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Potus Geeks Book Review: The Devil May Dance by Jake Tapper

CNN anchor Jake Tapper follows up his 2018 novel The Hellfire Club (reviewed here in this community) with his latest work The Devil May Dance, the second mystery in the Charlie and Margaret Marder series. Congressman Charlie Marder and his brilliant wife Margaret are back. Eight years have passed since we last visited them. The former academic and WW2 veteran is now a four-term House member with a growing family and a growing problem. The pressures of the job are taking their toll on him and his drinking is getting out of control. He's had to compromise his principles by courting shady labor unions in order to win re-election as a Republican in a liberal New York district. There's a new President in the White House (he liked the old one better) and Charlie is not a big fan of the Kennedys. Charlie's talented wife Margaret is bored by having to trade in her career as a zoologist for the duties of motherhood and the strain in the Marder marriage is becoming apparent.



Charlie's problems are about to get worse when his father, venerable Washington DC lawyer and political fixer Winston Marder, is arrested for racketeering. Hoping to help his father out of his predicament, Charlie reluctantly takes an assignment that he is pressured into by the hardball playing Attorney-General Robert F. Kennedy. With Margaret in tow, Charlie agrees to go to Hollywood to serve as a consultant on the film The Manchurian Candidate. There the Marders come into close personal conduct with some of the most famous entertainers and other tinsel town personalities of the time, including Frank Sinatra and the famed "Rat Pack", John Wayne, Marilyn Monroe, L. Ron Hubbard of the Church of Scientology and directors John Frankenheimer and Alfred Hitchcock. They also encounter several of the famed mobsters of the day including Sam Giancana.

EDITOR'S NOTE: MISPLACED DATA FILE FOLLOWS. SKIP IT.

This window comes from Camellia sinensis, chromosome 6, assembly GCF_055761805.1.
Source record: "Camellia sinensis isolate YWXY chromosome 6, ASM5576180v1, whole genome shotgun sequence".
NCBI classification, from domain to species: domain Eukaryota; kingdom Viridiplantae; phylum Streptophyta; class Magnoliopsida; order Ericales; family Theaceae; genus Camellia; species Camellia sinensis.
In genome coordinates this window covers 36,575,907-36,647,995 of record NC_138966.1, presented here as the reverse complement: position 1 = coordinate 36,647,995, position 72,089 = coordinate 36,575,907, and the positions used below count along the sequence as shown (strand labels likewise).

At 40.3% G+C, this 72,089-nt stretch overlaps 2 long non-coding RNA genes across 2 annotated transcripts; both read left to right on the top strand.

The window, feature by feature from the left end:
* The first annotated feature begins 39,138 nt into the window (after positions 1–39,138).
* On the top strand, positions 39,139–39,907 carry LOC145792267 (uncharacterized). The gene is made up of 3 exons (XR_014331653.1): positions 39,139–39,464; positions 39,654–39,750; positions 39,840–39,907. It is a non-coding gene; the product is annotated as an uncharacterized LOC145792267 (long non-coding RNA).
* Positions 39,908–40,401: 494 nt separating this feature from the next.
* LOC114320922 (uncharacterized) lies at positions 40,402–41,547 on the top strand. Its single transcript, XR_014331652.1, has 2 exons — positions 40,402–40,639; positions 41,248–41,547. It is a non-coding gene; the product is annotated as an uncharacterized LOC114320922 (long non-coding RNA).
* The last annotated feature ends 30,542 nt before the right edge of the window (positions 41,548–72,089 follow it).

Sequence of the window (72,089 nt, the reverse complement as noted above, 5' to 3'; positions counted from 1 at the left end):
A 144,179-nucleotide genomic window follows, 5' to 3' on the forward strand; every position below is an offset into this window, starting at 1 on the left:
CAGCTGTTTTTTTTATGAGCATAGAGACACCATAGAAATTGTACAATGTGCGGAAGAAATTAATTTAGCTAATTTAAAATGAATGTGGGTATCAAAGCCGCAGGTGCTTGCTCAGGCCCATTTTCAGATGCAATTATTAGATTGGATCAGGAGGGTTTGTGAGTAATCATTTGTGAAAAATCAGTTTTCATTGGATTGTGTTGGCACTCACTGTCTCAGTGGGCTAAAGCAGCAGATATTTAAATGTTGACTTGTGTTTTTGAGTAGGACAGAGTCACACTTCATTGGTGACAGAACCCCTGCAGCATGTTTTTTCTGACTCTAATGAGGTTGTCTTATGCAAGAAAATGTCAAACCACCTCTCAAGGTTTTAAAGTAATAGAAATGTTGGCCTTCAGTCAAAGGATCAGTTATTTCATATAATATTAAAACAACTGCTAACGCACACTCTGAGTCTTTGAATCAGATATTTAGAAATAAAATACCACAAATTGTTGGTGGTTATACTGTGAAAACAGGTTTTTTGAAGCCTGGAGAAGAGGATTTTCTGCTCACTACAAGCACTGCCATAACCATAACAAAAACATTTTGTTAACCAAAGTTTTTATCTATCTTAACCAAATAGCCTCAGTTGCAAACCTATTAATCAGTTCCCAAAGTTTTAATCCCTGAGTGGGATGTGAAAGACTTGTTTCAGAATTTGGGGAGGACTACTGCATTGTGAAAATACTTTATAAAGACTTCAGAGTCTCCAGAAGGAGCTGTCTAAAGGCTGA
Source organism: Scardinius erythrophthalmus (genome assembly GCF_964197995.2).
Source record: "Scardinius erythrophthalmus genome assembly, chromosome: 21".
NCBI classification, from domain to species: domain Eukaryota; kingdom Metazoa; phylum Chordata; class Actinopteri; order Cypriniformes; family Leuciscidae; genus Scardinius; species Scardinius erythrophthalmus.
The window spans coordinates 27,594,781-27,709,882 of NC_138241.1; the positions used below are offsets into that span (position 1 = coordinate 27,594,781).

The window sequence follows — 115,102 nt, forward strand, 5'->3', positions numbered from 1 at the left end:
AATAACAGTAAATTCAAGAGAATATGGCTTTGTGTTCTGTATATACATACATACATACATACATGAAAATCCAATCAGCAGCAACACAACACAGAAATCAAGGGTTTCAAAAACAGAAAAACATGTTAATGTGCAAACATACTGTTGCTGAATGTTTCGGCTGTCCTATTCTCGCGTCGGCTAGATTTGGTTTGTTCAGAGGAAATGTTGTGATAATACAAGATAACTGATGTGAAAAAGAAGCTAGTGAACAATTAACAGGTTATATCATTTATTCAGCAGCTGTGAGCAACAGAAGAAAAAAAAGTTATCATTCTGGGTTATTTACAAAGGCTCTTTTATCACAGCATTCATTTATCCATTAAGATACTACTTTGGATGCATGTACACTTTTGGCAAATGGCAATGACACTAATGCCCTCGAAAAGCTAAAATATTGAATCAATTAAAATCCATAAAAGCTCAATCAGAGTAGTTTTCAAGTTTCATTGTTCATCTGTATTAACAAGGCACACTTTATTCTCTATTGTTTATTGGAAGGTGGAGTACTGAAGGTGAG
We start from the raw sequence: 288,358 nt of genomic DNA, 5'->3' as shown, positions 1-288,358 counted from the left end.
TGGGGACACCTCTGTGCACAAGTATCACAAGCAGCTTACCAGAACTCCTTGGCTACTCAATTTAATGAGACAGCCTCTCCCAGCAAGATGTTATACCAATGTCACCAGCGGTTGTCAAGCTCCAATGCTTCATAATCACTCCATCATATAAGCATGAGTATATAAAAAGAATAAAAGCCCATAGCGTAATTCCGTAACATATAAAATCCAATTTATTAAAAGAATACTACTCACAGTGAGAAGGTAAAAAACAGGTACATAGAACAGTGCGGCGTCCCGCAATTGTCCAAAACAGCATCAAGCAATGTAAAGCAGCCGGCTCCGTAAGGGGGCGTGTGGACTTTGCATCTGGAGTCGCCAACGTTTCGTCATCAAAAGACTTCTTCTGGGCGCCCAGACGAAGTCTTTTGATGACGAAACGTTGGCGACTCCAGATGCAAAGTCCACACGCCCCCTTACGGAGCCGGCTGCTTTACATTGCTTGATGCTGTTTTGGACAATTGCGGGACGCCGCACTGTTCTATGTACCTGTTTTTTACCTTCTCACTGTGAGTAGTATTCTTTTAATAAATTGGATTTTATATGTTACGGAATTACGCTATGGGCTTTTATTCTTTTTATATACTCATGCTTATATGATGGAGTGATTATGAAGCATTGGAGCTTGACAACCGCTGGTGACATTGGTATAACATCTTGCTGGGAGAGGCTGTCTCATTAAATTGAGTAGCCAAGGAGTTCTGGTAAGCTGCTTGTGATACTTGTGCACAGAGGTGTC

Suspicion is cast on Charlie when two young actors are murdered and the body of one of them is found in his rental car. Charlie and Margaret traverse the shady underbelly of 1962 Hollywood, replete with stories of the casting couch and human trafficking, while battling the demon of his alcoholism. The Marders are reunited with an old friend, and make a number of new friends, while on their real mission for Attorney-General Kennedy.

Tapper repeats a demonstration of his literary prowess as he writes another page turner and keeps readers on the edge of their seats. Tapper is so convincing in his ability to make fiction seem like fact, that it is only in the sources and acknowledgements section that the author lets the readers know what portions of the story are rooted in fact and what parts are the product of a brilliant imagination. I was fooled on at least one major element of the story.



I don't know why it took me over three months to read this book, given that I enjoyed Tapper's first mystery so much. The dial is set just right in this book in the mixture of history with mystery. The subject matter of this book will appeal to so many interests: history, politics, pop culture, cinematography, and mystery to name a few. The writing is superb and makes it such an enjoyable read. One reviewer has suggested not reading this book too late at night because it is hard to put down. That was certainly my experience.
Tags: book review, john f. kennedy, robert f. kennedy
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